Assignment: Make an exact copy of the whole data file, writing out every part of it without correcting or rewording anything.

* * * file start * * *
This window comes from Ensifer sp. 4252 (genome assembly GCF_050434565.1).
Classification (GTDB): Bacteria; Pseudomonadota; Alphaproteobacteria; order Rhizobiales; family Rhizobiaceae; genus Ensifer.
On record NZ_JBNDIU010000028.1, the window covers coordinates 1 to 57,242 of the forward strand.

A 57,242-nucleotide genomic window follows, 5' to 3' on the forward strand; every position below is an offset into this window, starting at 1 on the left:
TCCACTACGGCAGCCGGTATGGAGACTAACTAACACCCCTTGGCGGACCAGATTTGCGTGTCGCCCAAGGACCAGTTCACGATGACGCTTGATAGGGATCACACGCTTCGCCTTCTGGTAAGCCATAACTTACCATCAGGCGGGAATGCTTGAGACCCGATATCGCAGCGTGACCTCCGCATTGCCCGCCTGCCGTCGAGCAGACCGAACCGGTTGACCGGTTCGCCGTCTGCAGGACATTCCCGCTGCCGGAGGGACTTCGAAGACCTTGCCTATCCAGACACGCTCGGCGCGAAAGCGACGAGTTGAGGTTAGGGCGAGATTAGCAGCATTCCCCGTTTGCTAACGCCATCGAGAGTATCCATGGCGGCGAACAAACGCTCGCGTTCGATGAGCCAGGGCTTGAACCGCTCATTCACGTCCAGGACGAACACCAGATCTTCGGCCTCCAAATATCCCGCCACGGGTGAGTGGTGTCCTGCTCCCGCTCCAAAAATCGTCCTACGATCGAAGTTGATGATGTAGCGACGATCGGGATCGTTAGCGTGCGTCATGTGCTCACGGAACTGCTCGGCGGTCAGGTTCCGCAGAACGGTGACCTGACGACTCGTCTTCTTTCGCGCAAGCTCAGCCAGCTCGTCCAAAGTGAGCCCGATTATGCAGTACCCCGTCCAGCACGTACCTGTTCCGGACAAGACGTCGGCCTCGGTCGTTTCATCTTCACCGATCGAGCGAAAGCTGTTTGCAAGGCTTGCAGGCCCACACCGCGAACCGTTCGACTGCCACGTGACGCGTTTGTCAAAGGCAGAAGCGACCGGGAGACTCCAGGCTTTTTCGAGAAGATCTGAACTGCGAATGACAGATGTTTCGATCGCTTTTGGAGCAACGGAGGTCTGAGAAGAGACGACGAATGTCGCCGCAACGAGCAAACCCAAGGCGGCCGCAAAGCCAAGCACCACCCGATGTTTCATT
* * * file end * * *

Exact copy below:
This window comes from Ensifer sp. 4252 (genome assembly GCF_050434565.1).
Classification (GTDB): Bacteria; Pseudomonadota; Alphaproteobacteria; order Rhizobiales; family Rhizobiaceae; genus Ensifer.
On record NZ_JBNDIU010000028.1, the window covers coordinates 1 to 57,242 of the forward strand.

A 57,242-nucleotide genomic window follows, 5' to 3' on the forward strand; every position below is an offset into this window, starting at 1 on the left:
TCCACTACGGCAGCCGGTATGGAGACTAACTAACACCCCTTGGCGGACCAGATTTGCGTGTCGCCCAAGGACCAGTTCACGATGACGCTTGATAGGGATCACACGCTTCGCCTTCTGGTAAGCCATAACTTACCATCAGGCGGGAATGCTTGAGACCCGATATCGCAGCGTGACCTCCGCATTGCCCGCCTGCCGTCGAGCAGACCGAACCGGTTGACCGGTTCGCCGTCTGCAGGACATTCCCGCTGCCGGAGGGACTTCGAAGACCTTGCCTATCCAGACACGCTCGGCGCGAAAGCGACGAGTTGAGGTTAGGGCGAGATTAGCAGCATTCCCCGTTTGCTAACGCCATCGAGAGTATCCATGGCGGCGAACAAACGCTCGCGTTCGATGAGCCAGGGCTTGAACCGCTCATTCACGTCCAGGACGAACACCAGATCTTCGGCCTCCAAATATCCCGCCACGGGTGAGTGGTGTCCTGCTCCCGCTCCAAAAATCGTCCTACGATCGAAGTTGATGATGTAGCGACGATCGGGATCGTTAGCGTGCGTCATGTGCTCACGGAACTGCTCGGCGGTCAGGTTCCGCAGAACGGTGACCTGACGACTCGTCTTCTTTCGCGCAAGCTCAGCCAGCTCGTCCAAAGTGAGCCCGATTATGCAGTACCCCGTCCAGCACGTACCTGTTCCGGACAAGACGTCGGCCTCGGTCGTTTCATCTTCACCGATCGAGCGAAAGCTGTTTGCAAGGCTTGCAGGCCCACACCGCGAACCGTTCGACTGCCACGTGACGCGTTTGTCAAAGGCAGAAGCGACCGGGAGACTCCAGGCTTTTTCGAGAAGATCTGAACTGCGAATGACAGATGTTTCGATCGCTTTTGGAGCAACGGAGGTCTGAGAAGAGACGACGAATGTCGCCGCAACGAGCAAACCCAAGGCGGCCGCAAAGCCAAGCACCACCCGATGTTTCATT